Abstract: For much of the second half of the twentieth century, labour productivity grew rapidly in most OECD economies, fuelled by the adoption of a large stock of unexploited existing technologies. However, the slowdown in productivity growth over the past decade underscores the idea that as economies converge toward the global technological frontier, the ability to capitalise on new innovations developed at frontier becomes more important. Using industry level data for 15 countries over the period 1984-2007, this paper augments the neo-Schumpeterian framework to identify the relevant channels and policies that shape an economy’s ability to learn from the global productivity frontier. An economy’s ability to benefit from frontier innovation is a positive function of its degree of international connectedness, ability to allocate skills efficiently and investments in knowledge based capital, including managerial capital and R&D. Productivity growth, via more effective learning from the global frontier, is supported by a policy framework that promotes efficient resource allocation – including lower barriers to entrepreneurship, efficient judicial systems and bankruptcy laws that do not overly penalise failure – and fosters the creation of markets for seed and early stage finance. Innovation policies that support basic research and facilitate the absorption of external knowledge for firms – including via university-industry R&D collaboration – also enhance spillovers from the global productivity frontier, and consequently, productivity growth.<P>Retombées des technologies de pointe et politiques publiques : Ce que montrent les données sectorielles<BR>Durant la majeure partie de la seconde moitié du XXème siècle, la productivité du travail a augmenté rapidement dans la plupart des économies de l'OCDE, alimentée par l'adoption d'un grand nombre de technologies existantes mais encore inexploitées. Toutefois, le ralentissement de la croissance de la productivité au cours de la dernière décennie corrobore l'idée selon laquelle au fur et à mesure que les économies convergent vers la frontière technologique mondiale, la capacité à capitaliser sur les innovations développées à la pointe de la technologie augmente. À partir de données sectorielles couvrant 15 pays sur la période 1984-2007, cet article complète le modèle de croissance néo-schumpétérien afin d'identifier les canaux et les politiques qui affectent la capacité d'une économie à apprendre de la frontière de la productivité mondiale. La capacité d'une économie à bénéficier de l'innovation dans les technologies de pointe est une fonction croissante de son degré d’ouverture internationale, de sa capacité à allouer efficacement les compétences et les investissements aux actifs fondés sur la connaissance, y compris le capital managérial et la R & D. La croissance de la productivité, via un apprentissage plus efficace à partir de la frontière technologique mondiale, est soutenue par un cadre politique qui favorise une allocation efficace des ressources - y compris la réduction des barrières à la création d’entreprises, l’efficacité des systèmes judiciaires et les lois sur la faillite qui ne pénalisent pas trop l'échec - et qui favorise la création de marchés du capital d’amorçage et du capital-risque. Les politiques d'innovation qui soutiennent la recherche fondamentale et facilitent l'assimilation des connaissances extérieures par les entreprises - y compris via des collaborations entre les universités et les entreprises en matière de R & D– renforcent également les retombées de la frontière de la productivité mondiale, et par conséquent, la croissance de la productivité.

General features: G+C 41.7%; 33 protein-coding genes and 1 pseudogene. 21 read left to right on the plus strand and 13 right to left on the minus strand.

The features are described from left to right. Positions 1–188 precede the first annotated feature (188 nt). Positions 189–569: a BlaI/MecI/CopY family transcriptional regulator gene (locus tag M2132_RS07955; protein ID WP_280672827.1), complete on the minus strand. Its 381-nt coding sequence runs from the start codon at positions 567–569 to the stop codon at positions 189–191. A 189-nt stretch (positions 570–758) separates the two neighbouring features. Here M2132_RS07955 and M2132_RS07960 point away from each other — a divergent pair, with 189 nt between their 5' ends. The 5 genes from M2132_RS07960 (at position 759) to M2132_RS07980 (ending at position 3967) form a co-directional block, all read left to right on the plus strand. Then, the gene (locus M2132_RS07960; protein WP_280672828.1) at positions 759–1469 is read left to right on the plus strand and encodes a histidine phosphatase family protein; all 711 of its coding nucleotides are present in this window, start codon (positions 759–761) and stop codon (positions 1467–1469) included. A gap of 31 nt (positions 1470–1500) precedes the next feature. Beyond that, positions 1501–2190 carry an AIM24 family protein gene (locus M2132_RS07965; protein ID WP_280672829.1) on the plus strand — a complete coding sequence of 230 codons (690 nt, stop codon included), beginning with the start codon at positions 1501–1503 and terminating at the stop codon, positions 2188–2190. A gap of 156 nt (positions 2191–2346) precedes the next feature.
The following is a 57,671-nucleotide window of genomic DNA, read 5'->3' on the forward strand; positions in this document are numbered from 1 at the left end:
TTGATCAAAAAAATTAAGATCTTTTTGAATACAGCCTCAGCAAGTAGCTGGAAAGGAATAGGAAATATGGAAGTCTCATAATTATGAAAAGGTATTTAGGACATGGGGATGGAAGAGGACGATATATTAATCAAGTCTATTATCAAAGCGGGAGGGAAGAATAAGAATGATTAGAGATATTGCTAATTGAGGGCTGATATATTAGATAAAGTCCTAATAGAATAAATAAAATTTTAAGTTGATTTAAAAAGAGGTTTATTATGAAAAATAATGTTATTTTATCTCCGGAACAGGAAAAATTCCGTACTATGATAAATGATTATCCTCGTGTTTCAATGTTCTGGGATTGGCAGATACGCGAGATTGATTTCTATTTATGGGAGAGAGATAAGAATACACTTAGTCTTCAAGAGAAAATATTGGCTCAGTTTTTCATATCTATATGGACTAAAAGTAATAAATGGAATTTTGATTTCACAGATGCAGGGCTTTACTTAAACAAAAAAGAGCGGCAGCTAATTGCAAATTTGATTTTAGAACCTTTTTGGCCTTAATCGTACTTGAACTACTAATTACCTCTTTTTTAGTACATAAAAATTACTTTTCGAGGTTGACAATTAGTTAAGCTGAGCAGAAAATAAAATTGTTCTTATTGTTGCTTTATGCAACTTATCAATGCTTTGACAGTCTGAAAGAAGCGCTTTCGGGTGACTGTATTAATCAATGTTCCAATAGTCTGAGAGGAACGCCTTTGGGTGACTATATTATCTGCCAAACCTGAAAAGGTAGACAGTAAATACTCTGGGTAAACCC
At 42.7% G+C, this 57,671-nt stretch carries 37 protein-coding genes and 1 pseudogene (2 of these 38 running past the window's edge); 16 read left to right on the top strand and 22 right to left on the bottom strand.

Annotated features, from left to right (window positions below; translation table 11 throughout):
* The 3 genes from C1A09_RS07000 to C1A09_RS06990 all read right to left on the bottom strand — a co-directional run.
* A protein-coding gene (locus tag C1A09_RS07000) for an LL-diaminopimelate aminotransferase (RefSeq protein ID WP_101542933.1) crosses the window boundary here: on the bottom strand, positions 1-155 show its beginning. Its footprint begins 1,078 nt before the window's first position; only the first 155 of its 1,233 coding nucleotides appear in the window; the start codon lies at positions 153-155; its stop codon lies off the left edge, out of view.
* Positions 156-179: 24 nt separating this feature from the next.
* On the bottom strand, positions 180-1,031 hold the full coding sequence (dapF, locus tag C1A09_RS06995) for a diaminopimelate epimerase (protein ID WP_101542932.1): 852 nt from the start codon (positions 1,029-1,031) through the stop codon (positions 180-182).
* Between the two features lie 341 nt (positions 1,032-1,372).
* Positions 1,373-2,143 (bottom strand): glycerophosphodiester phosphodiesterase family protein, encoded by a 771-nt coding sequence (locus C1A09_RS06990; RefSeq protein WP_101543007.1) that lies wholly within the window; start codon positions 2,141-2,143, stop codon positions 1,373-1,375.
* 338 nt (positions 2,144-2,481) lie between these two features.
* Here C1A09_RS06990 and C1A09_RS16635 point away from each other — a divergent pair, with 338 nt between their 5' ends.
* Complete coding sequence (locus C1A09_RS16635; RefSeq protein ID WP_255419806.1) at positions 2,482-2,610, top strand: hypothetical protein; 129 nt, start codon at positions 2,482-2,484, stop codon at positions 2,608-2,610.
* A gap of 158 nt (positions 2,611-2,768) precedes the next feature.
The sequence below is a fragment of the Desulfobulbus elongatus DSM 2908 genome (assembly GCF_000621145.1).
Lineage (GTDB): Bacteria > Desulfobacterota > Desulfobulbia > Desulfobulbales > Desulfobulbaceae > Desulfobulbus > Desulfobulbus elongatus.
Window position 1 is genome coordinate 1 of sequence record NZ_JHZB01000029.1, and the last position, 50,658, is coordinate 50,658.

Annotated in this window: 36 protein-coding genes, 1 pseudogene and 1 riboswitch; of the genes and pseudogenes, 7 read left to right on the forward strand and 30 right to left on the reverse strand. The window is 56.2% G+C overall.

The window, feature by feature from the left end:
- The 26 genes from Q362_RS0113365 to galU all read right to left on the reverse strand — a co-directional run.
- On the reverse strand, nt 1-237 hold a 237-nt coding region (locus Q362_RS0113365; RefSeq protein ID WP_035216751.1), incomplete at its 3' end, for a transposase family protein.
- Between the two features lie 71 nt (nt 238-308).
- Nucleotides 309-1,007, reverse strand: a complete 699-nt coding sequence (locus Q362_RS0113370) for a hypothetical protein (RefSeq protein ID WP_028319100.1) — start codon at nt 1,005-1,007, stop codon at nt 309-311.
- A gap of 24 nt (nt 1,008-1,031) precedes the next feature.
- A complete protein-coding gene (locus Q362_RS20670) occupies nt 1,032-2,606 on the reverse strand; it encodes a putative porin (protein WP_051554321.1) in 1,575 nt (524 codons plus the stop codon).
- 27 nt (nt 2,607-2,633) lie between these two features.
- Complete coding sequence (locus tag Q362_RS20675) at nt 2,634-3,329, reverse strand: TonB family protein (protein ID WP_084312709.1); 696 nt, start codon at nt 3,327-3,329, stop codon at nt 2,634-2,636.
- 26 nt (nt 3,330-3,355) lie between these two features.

Keywords: productivity, spillovers, growth, croissance, rattrapage, productivité